During any sports broadcasts, announcers are quick to rattle off mindboggling stats for players and teams. We see this everytime we settle down to watch Monday night football, Baseball tonight, ESPN, or Sportscenter. The sports gurus quickly inform us of statistics based on years of culminated data. Watching Monday night football, you might hear about an upcoming quarterback and his completion percentage, the number of sacks he’s taken in a game, his touchdowns and incompletions, his number of rushing attempts on how much yardage he gains each time he passes the line of scrimmage, how many completions he’s had for 40 plus yards, his favorite receivers, his distribution throughout the field, and so on. They might even go further to relate how the quarterback compares to others in the past, or even his own past in college and high school. They might compare his team in wins at home versus on the road, versus AFC teams, NFC teams, losing records, winnings records, the last 20 games, last 30 games, a specific temperature or geographical area… you get the idea. But if I want those same types of statistics on a patient in correlation to their past medical history and data, what their vital signs looked like 1,5,10, and 20 years ago, their lifetime history of vaccinations, medications, surgeries and procedures, or the socioeconomic progression of the patient, the information is scattered among 10 to 20 areas and takes hours to compile. My point is this, electronic medical records will be a beautiful thing. We have to make them more accessible and HIPAA must get in line with making allowing us to compile this information is a readily accessible format that simulates the simplicity of what we see when we visit ESPN.com. The reason is that this information allows us to make life or death decisions when these patients cross the threshold of the ED or hospital. Obtaining medical information on a patient via charts and paper records is frustrating as hell, and prevents us from doing our jobs efficiently and effectively. The frustrating truth is that it’s easier for me to run a fantasy football team with free software from ESPN, FOX sports, YAHOO, etc and a look at a multitude of stats and analysis than it is for me to access our EMR system at the hospital I’ve been rotating at.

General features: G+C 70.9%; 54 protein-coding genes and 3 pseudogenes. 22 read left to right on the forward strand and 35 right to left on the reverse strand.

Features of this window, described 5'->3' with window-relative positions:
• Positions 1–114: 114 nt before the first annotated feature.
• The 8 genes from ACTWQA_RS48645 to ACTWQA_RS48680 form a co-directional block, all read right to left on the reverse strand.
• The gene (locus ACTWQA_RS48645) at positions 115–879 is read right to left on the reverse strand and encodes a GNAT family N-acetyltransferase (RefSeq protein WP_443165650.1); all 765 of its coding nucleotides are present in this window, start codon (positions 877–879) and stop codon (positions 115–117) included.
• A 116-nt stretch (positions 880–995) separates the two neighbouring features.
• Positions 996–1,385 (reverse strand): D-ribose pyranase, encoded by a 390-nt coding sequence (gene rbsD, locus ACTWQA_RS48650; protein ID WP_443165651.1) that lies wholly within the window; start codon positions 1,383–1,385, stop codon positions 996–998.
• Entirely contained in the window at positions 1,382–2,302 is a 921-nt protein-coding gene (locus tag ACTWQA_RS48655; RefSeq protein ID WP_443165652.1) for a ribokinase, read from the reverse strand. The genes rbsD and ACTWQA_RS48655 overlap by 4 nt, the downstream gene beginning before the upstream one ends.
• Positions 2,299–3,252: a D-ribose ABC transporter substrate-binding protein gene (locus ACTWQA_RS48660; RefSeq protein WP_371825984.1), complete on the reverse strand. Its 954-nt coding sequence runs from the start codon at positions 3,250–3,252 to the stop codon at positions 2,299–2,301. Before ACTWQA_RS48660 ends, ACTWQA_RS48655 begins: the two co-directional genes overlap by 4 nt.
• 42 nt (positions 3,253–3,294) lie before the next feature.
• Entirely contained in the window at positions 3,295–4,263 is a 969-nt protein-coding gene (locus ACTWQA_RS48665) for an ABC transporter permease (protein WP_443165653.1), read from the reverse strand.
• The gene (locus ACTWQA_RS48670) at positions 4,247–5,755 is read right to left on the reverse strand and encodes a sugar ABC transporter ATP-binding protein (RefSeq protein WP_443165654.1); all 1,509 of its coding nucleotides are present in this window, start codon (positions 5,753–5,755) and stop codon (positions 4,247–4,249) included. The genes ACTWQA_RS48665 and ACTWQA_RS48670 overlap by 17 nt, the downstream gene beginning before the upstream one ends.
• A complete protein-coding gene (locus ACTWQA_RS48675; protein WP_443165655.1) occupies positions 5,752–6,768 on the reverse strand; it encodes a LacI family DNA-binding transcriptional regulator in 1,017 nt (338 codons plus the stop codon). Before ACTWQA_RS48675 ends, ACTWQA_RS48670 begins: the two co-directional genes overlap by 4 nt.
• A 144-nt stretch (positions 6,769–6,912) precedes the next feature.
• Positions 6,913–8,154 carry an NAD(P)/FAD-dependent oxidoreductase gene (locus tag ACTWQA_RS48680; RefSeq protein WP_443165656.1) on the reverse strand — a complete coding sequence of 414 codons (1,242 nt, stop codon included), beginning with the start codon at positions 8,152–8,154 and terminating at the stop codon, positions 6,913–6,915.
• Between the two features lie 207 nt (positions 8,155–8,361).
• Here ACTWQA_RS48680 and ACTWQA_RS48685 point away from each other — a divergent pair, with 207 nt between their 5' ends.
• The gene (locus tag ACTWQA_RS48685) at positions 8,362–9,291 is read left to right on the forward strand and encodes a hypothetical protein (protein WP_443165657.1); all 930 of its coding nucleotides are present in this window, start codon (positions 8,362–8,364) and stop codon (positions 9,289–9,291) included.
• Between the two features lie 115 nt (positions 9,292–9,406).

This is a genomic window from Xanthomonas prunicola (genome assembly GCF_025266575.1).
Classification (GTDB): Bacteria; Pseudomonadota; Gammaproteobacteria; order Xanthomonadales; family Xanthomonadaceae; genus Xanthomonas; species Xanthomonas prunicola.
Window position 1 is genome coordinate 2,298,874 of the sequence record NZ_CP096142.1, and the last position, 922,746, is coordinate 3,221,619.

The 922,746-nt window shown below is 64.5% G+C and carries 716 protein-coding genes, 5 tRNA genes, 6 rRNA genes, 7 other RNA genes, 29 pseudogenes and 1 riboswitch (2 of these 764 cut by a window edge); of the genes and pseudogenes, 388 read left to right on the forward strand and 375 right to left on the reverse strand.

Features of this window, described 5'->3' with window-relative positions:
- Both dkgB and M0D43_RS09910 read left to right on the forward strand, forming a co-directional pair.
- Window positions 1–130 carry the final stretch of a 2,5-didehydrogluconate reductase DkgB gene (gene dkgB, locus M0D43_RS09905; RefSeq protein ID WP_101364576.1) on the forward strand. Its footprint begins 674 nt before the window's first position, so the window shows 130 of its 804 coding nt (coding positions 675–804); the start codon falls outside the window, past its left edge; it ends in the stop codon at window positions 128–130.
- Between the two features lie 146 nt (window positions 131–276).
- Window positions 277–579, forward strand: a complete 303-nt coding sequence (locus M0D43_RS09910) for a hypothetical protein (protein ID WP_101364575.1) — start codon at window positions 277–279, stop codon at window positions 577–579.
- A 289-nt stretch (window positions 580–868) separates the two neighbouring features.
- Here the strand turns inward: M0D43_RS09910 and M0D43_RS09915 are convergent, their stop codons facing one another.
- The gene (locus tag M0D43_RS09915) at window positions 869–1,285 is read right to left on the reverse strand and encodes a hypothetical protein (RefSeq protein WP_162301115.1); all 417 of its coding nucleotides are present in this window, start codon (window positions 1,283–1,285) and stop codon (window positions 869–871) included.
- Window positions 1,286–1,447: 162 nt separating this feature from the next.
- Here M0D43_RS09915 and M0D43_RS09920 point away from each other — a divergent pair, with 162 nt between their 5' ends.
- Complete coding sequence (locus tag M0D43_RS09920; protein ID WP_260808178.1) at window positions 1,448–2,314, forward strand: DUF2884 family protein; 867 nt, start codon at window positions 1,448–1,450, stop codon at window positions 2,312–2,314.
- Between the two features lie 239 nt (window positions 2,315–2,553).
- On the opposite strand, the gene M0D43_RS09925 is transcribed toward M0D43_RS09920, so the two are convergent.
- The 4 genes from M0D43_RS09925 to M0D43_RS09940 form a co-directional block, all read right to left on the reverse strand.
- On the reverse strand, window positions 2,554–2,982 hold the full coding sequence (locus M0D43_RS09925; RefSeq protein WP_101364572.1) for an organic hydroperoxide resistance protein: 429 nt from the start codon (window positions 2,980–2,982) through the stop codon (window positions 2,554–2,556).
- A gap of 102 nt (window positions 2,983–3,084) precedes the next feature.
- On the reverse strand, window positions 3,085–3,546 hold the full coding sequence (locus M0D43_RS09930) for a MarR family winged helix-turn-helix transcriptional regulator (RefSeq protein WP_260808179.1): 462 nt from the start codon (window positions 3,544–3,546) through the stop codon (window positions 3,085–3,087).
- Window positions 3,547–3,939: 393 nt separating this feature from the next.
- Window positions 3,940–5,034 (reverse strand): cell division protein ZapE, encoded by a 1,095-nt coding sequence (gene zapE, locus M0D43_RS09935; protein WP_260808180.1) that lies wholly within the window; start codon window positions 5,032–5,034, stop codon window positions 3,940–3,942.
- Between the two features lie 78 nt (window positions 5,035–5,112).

I imagine at some point, or rather wish, that we’ll one day have a system with real time information distributed to an ipad I’ll have in hand that notifies me of real time patient information. Imagine making physician orders via my ipod, ipad and iphone with an electronic thumbprint signature. Imagine receiving real time CT scan, X-rays, Standardized H & P’s input by the patient themselves from their home computer before they even set foot into the office, laboratory reports, cultured organism susceptibilities to allow real time decision making in correlation to antibiotic administration, etc.
An ipad and iphone can operate an Apple TV device to allow live streaming of events, music, shows and movies. Fedex can track a package across the globe with real-time updates on that package’s location. Yet, it takes 30 minutes to track down a patient who is missing from their hospital bed. It takes 2 hours to discharge a patient from the hospital. It takes an hour to get stat orders through. Only fifty percent of hospital’s meet JACHO’s core measure for myocardical infarction (chest pain) work-up within the required 90 minutes. My argument is that we should look patient medical information and records like fantasy football managers, and demand that information be real time so that we can be effective and efficient as possible in the healthcare arena.